8. Not to challenge my respected colleague and friend: I must disagree with the standard position that "it just uses slightly more O2."Â That has been repeated so often that everyone accepts it. I have been making this simple statement for over 9 years and have never had anyone show me where I was wrong: If a user like me simply adjusts the regulator so that the bag never overflows, the O2Â consumption is identical to a demand valve. Yes, a demand valve eliminates the need to think about it. But, after more than 14 years of being chronic, when sucking O2 - there isn't much else on your mind - you DO focus on breathing O2. High flow O2 at 35-45 LPM saved my life, using a welding O2 and a standard CGA-540 welding regulator........ Marc
  9. With 14 years of being chronic behind me, the suicide part I can understand. Not the murder part, sorry - that's just plain evil. Marc
  10. You are correct, Sir. Loss of fine motor control should always be taken seriously when it's not a typical symptom. Vickle, be sure to speak with your Neurologist about losing control of your thumbs!
  11. Marc


    And........ if you have any hypertensive tendencies, it can drive your BP right up to a danger point.
  12. Heading to the ER is generally the last thing you want to do for a CH. But, if you feel that you will end up there: - Get a copy of your diagnosis and treatment plan from your MD. - Take it to the ER BEFORE you need to go, and have them create a file for you. - Have them note the presentation symptoms that you will exhibit upon arrival in order to cut their diagnosis time! - THIS is a great time to be suer that they understand that your CH's are not simply drug seeking behavior. I repeat, ER visits for CH's are almost counter productive compared to what you can for yourself in the same amount of time. Marc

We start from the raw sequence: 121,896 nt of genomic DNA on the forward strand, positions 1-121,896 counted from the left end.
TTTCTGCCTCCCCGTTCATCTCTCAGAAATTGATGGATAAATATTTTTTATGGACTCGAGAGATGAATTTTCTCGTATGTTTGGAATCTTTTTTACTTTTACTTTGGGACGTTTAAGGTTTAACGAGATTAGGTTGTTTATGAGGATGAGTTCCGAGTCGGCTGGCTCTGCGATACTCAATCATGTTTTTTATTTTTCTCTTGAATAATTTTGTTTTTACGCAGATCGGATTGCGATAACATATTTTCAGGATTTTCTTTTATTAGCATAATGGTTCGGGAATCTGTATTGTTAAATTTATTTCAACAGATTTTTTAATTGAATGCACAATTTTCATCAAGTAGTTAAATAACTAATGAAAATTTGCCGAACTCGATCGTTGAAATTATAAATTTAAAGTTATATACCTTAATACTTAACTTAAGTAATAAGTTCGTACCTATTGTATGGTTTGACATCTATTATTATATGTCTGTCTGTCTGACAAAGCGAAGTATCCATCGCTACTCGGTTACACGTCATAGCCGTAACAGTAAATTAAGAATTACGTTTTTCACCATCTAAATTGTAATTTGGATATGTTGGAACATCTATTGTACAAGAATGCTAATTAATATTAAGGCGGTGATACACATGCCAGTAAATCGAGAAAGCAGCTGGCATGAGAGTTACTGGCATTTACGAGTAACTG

13. For a low budget, reliable solution, the welding O2 regulator is hard to beat. Yes, it fits on all welding tanks and all large medical O2 tanks with a standard CGA-540 fitting. You can also get an adapter to use your welding regulator on a little medical "E" tank with the CGA-870 "yolk" fitting. A welding regulator can easily outrun the maximum breathing rate of several people at the same time. I found that I need 45-60 lpm for the first 30-90 seconds in order to get the shortest possible abort time. Once I understood how to breath that fast and deep, I cut my abort times in half and never had a real headbanger again. THAT is worth gold to me. Some folks claim that a demand valve uses less oxygen than a conventional regulator. This is not true. If you adjust the regulator output so that you have the O2 you need when you breath in, and the bag doesn't over inflate when you exhale, there is no waste. You can't save anything if it isn't being wasted. I'm not against demand valves. They are indeed convenient - just expensive for some of us. Just my 2 cents in our world where pennies are worthless. Marc
  14. I would add that standardized DSS port output is 50 psi. Marc
  15. That's why I tried to write that piece clearly - it was confusing to me the first time also. I did those years ago - probably time to update....... Edit to add: FWIW, standard medical O2 tubing with the thick ends on it, will stretch and stay tight in the regular threaded fitting - without a barb. I just soaked mine in hot water to soften it up, and "threaded" it onto the fitting. It takes some work, but it will go on there - and stays put unless you really yank on it. Marc